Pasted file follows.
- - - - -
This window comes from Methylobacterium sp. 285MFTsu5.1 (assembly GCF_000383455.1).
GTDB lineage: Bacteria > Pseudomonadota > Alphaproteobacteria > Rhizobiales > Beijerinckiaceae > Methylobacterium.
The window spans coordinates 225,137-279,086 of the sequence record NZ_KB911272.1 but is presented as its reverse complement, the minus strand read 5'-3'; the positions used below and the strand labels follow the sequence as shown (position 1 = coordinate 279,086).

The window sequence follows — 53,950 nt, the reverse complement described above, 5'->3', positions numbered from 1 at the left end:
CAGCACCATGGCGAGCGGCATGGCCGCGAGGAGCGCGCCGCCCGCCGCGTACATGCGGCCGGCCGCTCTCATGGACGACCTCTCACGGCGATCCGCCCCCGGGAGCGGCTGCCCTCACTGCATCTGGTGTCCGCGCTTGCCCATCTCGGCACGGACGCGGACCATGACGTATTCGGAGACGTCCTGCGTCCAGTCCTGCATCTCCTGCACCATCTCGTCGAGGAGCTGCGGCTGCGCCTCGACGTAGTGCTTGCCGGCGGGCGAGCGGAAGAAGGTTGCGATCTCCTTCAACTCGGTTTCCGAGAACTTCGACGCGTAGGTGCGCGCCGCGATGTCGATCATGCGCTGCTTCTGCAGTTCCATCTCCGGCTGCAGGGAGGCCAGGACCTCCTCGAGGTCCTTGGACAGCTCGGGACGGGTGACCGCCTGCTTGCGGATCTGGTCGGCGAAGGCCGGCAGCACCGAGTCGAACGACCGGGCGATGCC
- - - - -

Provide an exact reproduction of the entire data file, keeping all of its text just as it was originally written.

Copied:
This window comes from Methylobacterium sp. 285MFTsu5.1 (assembly GCF_000383455.1).
GTDB lineage: Bacteria > Pseudomonadota > Alphaproteobacteria > Rhizobiales > Beijerinckiaceae > Methylobacterium.
The window spans coordinates 225,137-279,086 of the sequence record NZ_KB911272.1 but is presented as its reverse complement, the minus strand read 5'-3'; the positions used below and the strand labels follow the sequence as shown (position 1 = coordinate 279,086).

The window sequence follows — 53,950 nt, the reverse complement described above, 5'->3', positions numbered from 1 at the left end:
CAGCACCATGGCGAGCGGCATGGCCGCGAGGAGCGCGCCGCCCGCCGCGTACATGCGGCCGGCCGCTCTCATGGACGACCTCTCACGGCGATCCGCCCCCGGGAGCGGCTGCCCTCACTGCATCTGGTGTCCGCGCTTGCCCATCTCGGCACGGACGCGGACCATGACGTATTCGGAGACGTCCTGCGTCCAGTCCTGCATCTCCTGCACCATCTCGTCGAGGAGCTGCGGCTGCGCCTCGACGTAGTGCTTGCCGGCGGGCGAGCGGAAGAAGGTTGCGATCTCCTTCAACTCGGTTTCCGAGAACTTCGACGCGTAGGTGCGCGCCGCGATGTCGATCATGCGCTGCTTCTGCAGTTCCATCTCCGGCTGCAGGGAGGCCAGGACCTCCTCGAGGTCCTTGGACAGCTCGGGACGGGTGACCGCCTGCTTGCGGATCTGGTCGGCGAAGGCCGGCAGCACCGAGTCGAACGACCGGGCGATGCC